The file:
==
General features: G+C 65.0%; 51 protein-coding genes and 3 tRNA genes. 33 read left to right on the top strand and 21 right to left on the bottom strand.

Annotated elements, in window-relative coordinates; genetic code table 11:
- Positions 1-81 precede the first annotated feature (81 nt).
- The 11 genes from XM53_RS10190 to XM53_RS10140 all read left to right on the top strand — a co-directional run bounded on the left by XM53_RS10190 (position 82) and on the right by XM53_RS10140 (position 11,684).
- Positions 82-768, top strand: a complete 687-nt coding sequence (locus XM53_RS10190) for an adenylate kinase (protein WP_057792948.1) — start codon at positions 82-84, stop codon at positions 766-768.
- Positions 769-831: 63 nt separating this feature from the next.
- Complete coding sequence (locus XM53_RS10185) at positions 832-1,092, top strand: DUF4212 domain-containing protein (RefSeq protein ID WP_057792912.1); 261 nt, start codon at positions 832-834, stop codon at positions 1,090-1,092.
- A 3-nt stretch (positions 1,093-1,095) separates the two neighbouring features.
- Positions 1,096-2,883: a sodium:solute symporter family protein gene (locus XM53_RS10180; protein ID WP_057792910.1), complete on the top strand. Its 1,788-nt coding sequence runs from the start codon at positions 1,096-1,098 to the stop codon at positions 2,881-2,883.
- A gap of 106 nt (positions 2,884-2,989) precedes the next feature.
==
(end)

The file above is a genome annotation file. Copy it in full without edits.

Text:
General features: G+C 65.0%; 51 protein-coding genes and 3 tRNA genes. 33 read left to right on the top strand and 21 right to left on the bottom strand.

Annotated elements, in window-relative coordinates; genetic code table 11:
- Positions 1-81 precede the first annotated feature (81 nt).
- The 11 genes from XM53_RS10190 to XM53_RS10140 all read left to right on the top strand — a co-directional run bounded on the left by XM53_RS10190 (position 82) and on the right by XM53_RS10140 (position 11,684).
- Positions 82-768, top strand: a complete 687-nt coding sequence (locus XM53_RS10190) for an adenylate kinase (protein WP_057792948.1) — start codon at positions 82-84, stop codon at positions 766-768.
- Positions 769-831: 63 nt separating this feature from the next.
- Complete coding sequence (locus XM53_RS10185) at positions 832-1,092, top strand: DUF4212 domain-containing protein (RefSeq protein ID WP_057792912.1); 261 nt, start codon at positions 832-834, stop codon at positions 1,090-1,092.
- A 3-nt stretch (positions 1,093-1,095) separates the two neighbouring features.
- Positions 1,096-2,883: a sodium:solute symporter family protein gene (locus XM53_RS10180; protein ID WP_057792910.1), complete on the top strand. Its 1,788-nt coding sequence runs from the start codon at positions 1,096-1,098 to the stop codon at positions 2,881-2,883.
- A gap of 106 nt (positions 2,884-2,989) precedes the next feature.